Customers aware of product? Check. Product works as advertised? Check. Customers believe the product works as advertised? Uh oh.
The believability barrier is where edtech (and other tech) products can get stuck.
Over at EdSurge, I look at this ongoing challenge for any new technology through the lens of two technologies that have been turned into education products or services: online proctoring in higher ed, which has recently surmounted the barrier, and automated essay scoring in K-12, which is still scaling it.
Even if/when a technology product or service hurdles the barrier, it doesn’t mean that tech is appropriate for every use in every situation. Actually, often what makes it possible to make it around that third obstacle is creators and users of a new tech figure out where it will work the best, neither over-promising nor over-criticizing what it can or cannot do.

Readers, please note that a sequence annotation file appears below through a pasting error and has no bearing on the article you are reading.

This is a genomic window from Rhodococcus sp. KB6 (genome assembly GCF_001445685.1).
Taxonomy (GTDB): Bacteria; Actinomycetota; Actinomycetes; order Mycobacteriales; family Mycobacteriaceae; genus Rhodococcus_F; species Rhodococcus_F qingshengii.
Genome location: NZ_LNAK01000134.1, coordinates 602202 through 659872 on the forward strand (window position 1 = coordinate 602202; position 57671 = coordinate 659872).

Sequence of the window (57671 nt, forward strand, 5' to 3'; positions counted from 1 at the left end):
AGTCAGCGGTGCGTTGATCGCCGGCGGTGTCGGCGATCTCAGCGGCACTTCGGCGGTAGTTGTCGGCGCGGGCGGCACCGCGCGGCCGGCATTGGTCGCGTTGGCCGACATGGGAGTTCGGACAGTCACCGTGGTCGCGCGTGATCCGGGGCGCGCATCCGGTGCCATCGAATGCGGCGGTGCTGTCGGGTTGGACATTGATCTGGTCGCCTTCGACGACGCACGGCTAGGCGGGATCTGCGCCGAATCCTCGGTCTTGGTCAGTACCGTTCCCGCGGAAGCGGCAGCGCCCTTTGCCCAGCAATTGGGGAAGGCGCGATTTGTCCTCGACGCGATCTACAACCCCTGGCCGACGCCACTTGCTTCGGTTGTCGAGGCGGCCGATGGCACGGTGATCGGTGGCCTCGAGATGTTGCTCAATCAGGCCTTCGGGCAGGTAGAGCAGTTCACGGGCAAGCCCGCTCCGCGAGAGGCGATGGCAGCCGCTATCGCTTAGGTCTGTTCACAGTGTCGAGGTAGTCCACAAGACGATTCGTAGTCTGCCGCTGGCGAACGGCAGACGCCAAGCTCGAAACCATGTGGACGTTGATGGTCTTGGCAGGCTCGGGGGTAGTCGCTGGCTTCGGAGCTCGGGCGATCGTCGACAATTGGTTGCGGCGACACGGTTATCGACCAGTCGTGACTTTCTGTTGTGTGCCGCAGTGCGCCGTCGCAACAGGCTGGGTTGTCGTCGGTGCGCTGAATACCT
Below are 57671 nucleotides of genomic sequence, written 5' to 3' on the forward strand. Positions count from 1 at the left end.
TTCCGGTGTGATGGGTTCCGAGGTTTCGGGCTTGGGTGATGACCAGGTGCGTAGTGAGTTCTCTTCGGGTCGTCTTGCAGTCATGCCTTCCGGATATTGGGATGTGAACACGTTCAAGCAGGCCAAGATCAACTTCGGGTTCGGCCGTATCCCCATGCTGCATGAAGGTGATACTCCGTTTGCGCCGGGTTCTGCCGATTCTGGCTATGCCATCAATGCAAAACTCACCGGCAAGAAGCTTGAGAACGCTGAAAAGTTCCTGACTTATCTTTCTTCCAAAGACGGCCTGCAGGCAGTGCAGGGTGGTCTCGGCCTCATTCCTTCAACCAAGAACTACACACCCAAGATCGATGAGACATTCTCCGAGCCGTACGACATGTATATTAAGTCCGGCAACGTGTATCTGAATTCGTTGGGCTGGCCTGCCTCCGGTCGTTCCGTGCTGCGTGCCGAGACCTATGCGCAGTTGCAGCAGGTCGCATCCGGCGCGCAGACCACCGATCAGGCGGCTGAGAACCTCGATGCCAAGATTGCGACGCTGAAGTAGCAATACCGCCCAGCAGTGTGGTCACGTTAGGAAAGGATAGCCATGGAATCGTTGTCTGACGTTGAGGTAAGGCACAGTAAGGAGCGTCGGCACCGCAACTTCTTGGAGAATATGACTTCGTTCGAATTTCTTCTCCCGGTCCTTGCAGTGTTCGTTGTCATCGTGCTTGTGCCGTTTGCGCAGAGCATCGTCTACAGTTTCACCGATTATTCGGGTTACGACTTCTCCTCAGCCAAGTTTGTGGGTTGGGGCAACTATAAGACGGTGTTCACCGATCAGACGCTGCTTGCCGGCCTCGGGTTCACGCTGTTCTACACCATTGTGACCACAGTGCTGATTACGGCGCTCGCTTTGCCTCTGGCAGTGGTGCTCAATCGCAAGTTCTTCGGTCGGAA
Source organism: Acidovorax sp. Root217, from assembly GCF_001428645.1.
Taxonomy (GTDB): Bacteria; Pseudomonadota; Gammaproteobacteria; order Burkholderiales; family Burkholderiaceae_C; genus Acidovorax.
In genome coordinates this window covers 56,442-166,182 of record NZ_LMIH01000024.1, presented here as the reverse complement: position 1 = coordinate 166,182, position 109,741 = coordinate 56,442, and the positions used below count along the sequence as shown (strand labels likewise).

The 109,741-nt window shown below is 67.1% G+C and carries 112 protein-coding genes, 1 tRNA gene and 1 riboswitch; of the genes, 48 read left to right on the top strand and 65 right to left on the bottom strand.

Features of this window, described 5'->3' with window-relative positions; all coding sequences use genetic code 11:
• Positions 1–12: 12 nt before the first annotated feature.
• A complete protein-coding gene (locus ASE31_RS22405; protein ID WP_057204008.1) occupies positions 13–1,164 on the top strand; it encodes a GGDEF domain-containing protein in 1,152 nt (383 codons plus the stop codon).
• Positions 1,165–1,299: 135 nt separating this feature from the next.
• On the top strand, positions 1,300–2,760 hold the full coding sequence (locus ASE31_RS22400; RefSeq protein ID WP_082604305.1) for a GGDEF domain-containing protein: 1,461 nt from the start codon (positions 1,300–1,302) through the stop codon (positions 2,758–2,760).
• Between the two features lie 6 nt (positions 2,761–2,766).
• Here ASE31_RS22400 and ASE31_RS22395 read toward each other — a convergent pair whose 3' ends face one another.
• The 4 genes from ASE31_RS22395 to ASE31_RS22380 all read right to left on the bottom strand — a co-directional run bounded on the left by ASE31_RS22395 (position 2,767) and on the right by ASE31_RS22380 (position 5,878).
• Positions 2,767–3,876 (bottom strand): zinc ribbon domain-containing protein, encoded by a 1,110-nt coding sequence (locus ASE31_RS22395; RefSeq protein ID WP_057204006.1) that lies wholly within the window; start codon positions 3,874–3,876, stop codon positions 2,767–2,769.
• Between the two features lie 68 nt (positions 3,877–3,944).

Automated essay scoring, for example, appears to be settling into a position that requires a human touch, both so machine and human scorer backstop each other, and so humans provide deep feedback when the technology is used to encourage student writing practice. (The human part delights me, of course, as a one-time fiction and current column writer.)
Read, “The believability barrier: automated essay scoring,” at EdSurge.